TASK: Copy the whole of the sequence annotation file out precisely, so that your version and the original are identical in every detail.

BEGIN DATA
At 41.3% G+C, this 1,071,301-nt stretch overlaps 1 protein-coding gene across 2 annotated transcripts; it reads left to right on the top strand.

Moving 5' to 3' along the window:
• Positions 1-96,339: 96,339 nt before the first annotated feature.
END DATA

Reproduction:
At 41.3% G+C, this 1,071,301-nt stretch overlaps 1 protein-coding gene across 2 annotated transcripts; it reads left to right on the top strand.

Moving 5' to 3' along the window:
• Positions 1-96,339: 96,339 nt before the first annotated feature.